By the time we cross into the Persian Gulf, we’re at 6,000 feet and already Kuwait is fading into a brown haze–I don’t know how much is traditional haze and how much is blowing sand, but the cleaning cloth I used to wipe the windshield before we took off was pretty brown when I was done. Keep in mind, our stay was less than 15 hours. We finally top the haze layer at 18,000 feet, as we climb to our cruising altitude of FL250 (about 25,000 feet). It’s hot at altitude, as well. The temperature at our cruising altitude is minus 17 degrees Celsius; a normal temperature (or ISA, for International Standard Atmosphere, representative atmospheric pressure, temperature, and other conditions pilots use to plan aircraft performance) would be minus 35 degrees Celsius. That makes the temperature at our altitude ISA +18, which has an effect on aircraft performance; fuel flows are reduced because the warmer air is less dense, but it also reduces our cruise speed. Because of the higher temperatures, the exhaust gas temperatures for our two Garrett turbine engines are higher than I’ve seen them on this trip–about 520 degrees, slightly into the yellow arc on the gauges but not really a problem.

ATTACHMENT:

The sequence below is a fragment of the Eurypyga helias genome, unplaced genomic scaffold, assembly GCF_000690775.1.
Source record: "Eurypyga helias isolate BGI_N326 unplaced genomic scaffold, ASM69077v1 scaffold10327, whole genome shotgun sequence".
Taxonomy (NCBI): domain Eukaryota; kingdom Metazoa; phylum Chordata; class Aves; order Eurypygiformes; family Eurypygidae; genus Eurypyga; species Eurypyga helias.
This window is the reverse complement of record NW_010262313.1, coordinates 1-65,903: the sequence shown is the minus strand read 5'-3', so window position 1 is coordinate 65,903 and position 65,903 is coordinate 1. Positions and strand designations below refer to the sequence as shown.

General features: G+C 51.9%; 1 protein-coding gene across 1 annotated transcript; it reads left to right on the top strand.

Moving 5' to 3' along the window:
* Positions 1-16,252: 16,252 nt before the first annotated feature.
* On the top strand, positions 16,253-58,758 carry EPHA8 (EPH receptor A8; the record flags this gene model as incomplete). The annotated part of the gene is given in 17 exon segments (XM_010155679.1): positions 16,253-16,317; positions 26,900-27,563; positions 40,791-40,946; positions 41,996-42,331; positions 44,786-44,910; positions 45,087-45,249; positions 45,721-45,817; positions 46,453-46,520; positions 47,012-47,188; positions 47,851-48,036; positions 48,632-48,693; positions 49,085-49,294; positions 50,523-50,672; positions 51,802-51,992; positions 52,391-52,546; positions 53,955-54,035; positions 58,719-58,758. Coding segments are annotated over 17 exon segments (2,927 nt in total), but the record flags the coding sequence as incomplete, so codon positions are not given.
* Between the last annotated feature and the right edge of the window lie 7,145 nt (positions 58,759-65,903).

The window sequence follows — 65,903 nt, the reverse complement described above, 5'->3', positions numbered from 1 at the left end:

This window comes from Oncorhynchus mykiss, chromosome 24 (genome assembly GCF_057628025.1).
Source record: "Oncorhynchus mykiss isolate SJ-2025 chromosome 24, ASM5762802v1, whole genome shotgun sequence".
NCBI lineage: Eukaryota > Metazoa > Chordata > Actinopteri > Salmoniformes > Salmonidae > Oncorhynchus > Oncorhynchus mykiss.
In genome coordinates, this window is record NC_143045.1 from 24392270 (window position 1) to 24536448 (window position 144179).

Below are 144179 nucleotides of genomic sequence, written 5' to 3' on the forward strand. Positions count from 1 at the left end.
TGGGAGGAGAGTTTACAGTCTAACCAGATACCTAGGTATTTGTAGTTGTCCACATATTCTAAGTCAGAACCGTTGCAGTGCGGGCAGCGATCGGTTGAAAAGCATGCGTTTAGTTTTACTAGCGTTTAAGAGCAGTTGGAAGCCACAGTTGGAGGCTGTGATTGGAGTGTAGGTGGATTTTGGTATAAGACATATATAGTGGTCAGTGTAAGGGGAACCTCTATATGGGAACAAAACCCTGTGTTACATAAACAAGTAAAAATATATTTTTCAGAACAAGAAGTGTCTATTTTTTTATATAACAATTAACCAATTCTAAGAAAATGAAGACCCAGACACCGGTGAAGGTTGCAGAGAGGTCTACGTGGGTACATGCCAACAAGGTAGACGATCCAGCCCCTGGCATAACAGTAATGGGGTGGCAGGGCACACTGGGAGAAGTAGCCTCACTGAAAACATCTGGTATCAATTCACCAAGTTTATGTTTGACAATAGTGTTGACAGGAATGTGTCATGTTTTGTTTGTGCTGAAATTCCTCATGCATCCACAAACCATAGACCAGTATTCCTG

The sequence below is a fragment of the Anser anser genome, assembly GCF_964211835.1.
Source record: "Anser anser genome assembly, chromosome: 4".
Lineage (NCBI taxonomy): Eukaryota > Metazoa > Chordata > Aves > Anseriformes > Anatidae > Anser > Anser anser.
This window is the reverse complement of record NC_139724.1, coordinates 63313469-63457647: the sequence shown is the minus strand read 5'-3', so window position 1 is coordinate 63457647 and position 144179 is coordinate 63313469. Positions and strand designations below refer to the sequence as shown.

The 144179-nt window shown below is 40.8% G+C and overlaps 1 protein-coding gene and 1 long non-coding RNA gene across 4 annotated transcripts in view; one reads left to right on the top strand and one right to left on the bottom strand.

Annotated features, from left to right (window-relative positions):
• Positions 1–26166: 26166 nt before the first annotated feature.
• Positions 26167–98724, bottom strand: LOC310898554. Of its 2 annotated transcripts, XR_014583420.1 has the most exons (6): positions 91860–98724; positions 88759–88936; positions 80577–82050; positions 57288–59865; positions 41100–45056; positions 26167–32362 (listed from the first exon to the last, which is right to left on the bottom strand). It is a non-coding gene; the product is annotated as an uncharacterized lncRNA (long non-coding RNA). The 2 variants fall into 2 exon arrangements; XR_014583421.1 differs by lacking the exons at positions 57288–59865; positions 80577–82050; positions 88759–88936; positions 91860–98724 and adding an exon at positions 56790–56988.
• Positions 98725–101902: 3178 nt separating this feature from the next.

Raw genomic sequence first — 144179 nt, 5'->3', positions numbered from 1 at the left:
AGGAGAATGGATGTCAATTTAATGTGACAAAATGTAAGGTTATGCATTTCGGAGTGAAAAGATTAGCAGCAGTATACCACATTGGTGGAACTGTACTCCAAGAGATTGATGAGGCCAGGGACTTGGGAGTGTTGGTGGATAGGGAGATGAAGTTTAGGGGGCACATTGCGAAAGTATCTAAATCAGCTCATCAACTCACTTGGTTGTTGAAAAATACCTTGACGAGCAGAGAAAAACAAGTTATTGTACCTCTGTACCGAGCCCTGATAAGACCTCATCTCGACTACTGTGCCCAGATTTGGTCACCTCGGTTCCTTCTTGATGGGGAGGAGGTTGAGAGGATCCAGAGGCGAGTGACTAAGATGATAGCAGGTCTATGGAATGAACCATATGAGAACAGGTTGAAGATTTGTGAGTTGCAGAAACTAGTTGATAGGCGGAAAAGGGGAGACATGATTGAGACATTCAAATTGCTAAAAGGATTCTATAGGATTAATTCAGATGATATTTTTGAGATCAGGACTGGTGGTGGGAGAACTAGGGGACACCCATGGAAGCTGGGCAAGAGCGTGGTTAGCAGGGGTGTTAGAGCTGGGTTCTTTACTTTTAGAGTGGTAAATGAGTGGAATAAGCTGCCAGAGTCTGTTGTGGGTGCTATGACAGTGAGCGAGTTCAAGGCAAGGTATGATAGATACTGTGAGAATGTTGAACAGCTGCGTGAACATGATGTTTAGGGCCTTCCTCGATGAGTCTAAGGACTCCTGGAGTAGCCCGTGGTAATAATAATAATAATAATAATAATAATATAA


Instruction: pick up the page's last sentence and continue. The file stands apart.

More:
Kuwait Control is handling more flights in Arabic than English, which is different from our experiences of the past several days. I’m more interested in the route of our flight, however. We’re angling south-southeastward down the length of the Persian Gulf, flying on one of several designated airways (see above). Our aircraft is following an airway–the purple line shows that it’s our designated flight plan, but several other airways appear in green just to the right. To the left is a blue line that represents the edge of Iran’s airspace. Mike estimates that we’re no more than five miles from Iranian airspace. For you nonpilots reading: An airway is like a highway in the sky, comprised of waypoints (which could be radio beacons on the ground, an intersection of signals from two radio beacons, or simply a named latitude and longitude in a GPS database). Controllers route flights along various airways, at assigned altitudes, to keep everything moving along safely. In the United States, a chart would show airways moving in many directions, and usually farther apart, as well. Here traffic is forced into a narrow corridor to avoid Iran’s airspace, and the effect is remarkably similar to the lanes of an interstate highway going through a large city.